After about a year and 4 months, it seems about time to wake up and smell the coffee.
Looks like Conrad Melt’s “Judith” is ready to take on hostess duties.
Last time we saw this Judith was exactly 3 years ago today. Uh … that’s a weird coincidence and not at all contrived. But here she is again, using Holofernes’ severed head as a coffee urn to serve her guest in (what appears to be) Sabino Canyon outside Tucson, Arizona.
I will confess: I love collages when they are done well. The combination of different times and themes and styles can be quite clever in telling a surprising story. And Ira Carter is a master at collages – and at staying out of the limelight, because it has been next to impossible to find anything about him. A good guess is to look at Ira Carter Art or Art From the Future where you can find more intriguing collages. Actually, I will defer to Moray Mair from Mutant Space who sums it up quite well –
“Ira Carter’s collages are rooted in esoteric iconography, pop art and the Victorian obsession with the occult and the discovery of objects from the ancient world. There are plenty of pagan symbols, pop culture iconography from the 1950’s and illustrations of animals from old encyclopaedias in each collage, a strange juxtaposition of the modern with the ancient, the digital and the mechanical, pop art and vintage photography.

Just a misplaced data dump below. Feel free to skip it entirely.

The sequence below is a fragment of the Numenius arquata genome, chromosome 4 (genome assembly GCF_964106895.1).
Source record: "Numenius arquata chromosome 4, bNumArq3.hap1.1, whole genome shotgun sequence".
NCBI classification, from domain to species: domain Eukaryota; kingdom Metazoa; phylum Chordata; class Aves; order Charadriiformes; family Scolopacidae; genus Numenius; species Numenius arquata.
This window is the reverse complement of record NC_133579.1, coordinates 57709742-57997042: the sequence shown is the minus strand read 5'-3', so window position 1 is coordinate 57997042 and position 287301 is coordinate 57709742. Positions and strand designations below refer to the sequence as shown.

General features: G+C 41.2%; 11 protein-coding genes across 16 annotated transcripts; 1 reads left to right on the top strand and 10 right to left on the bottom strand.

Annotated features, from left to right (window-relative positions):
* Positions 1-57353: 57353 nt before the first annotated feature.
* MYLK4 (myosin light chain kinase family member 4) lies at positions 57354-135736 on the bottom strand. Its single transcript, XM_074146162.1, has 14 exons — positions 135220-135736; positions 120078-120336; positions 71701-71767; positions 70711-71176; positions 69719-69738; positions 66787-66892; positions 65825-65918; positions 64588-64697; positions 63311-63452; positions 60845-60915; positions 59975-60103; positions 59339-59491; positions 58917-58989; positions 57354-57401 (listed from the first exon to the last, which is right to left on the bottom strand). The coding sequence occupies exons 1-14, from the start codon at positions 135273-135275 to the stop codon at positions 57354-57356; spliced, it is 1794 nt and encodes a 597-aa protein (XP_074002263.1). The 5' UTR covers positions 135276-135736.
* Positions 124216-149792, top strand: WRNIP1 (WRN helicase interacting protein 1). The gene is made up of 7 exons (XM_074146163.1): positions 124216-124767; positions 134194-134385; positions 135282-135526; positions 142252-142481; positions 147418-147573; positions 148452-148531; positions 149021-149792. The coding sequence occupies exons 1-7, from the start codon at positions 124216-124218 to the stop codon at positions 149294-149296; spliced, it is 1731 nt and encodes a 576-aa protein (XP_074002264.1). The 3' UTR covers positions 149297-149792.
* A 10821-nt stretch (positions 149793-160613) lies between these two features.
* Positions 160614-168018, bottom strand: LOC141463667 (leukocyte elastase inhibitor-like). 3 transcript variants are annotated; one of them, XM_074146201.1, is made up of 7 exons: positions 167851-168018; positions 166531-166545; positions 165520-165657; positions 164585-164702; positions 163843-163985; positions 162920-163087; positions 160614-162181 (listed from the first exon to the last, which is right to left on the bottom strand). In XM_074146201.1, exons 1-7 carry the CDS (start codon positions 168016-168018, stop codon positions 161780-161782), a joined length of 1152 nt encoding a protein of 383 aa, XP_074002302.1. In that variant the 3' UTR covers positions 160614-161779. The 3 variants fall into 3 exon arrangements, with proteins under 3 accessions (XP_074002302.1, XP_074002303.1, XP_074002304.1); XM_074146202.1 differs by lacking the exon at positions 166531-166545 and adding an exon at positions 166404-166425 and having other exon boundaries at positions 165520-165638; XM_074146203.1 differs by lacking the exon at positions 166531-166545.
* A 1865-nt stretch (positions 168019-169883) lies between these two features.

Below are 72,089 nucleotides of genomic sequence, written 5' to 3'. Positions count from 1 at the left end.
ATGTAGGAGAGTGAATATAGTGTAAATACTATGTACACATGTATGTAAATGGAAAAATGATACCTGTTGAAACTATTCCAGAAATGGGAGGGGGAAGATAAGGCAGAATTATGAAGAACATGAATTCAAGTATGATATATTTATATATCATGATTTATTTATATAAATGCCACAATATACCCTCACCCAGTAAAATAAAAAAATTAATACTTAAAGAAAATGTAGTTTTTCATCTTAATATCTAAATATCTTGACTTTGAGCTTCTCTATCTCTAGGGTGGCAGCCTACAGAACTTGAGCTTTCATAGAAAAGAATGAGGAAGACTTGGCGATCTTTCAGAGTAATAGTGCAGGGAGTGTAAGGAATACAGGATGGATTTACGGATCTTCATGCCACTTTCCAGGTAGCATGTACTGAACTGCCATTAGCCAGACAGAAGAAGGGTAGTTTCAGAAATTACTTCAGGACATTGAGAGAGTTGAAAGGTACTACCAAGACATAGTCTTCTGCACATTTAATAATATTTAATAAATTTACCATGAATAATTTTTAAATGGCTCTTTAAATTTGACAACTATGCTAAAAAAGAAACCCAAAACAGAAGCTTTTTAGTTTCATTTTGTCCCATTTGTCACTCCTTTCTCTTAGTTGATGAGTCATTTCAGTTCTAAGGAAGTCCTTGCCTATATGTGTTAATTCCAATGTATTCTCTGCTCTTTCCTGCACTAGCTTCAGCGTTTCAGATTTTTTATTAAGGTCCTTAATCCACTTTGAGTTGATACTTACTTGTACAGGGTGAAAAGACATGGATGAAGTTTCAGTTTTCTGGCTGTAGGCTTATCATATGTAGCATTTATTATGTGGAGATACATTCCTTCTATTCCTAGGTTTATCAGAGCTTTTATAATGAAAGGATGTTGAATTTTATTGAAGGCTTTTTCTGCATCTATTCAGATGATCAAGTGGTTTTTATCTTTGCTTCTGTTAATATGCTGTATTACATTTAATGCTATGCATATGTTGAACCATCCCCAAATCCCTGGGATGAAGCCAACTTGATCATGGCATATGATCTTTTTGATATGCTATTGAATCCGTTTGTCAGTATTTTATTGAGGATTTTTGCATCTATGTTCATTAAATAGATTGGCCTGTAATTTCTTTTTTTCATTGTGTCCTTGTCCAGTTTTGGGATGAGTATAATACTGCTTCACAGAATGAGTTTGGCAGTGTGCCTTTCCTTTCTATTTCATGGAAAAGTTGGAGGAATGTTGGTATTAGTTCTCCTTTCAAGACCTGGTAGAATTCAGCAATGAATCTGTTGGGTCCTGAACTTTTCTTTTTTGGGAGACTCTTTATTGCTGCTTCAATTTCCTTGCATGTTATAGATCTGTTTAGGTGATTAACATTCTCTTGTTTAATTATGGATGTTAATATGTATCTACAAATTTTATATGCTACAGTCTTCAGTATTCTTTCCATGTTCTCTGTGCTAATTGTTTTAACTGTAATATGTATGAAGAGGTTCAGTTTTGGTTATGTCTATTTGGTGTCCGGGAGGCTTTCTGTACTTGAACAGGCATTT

This amalgam of pictures, gleaned from disparate sources, creates a unsettling feeling in Carter’s collages, an incongruity that you can’t quite shake off, the images playing off each other uneasily, banging together, trying to fit but not quite managing it, creating an energy that permeates through every digital collage.
I’d love to know more about Ira Carter, his collages are strange hybrids, his use of imagery clever. But he’s a cypher, there is nothing on him anywhere, only his work exists. So without any starting point I decided to look up the meaning of his name. Perhaps its origins had something to do with his preoccupation with the ancient world.
And what I found was quite interesting for Ira means watchful in Hebrew, was the name of King David’s priest and in Sanskrit is the name of the wind-god who is father of the monkey god Hanuman. So now you know.”